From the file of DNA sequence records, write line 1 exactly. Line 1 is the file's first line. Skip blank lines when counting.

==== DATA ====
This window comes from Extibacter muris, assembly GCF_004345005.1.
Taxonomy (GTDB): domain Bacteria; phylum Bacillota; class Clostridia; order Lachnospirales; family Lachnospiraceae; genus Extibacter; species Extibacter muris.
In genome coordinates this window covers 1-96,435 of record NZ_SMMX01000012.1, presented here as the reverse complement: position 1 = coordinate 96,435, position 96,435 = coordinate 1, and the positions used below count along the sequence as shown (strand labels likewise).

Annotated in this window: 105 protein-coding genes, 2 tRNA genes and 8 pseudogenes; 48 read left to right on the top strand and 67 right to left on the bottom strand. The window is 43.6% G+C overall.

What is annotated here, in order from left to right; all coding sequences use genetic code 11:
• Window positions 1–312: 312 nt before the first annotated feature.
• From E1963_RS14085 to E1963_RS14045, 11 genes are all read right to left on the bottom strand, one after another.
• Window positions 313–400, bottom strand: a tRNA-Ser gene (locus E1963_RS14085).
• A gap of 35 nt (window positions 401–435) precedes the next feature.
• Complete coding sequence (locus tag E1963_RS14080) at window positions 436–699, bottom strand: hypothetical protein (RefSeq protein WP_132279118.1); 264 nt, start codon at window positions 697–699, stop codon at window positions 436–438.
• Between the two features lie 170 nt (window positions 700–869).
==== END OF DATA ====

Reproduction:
This window comes from Extibacter muris, assembly GCF_004345005.1.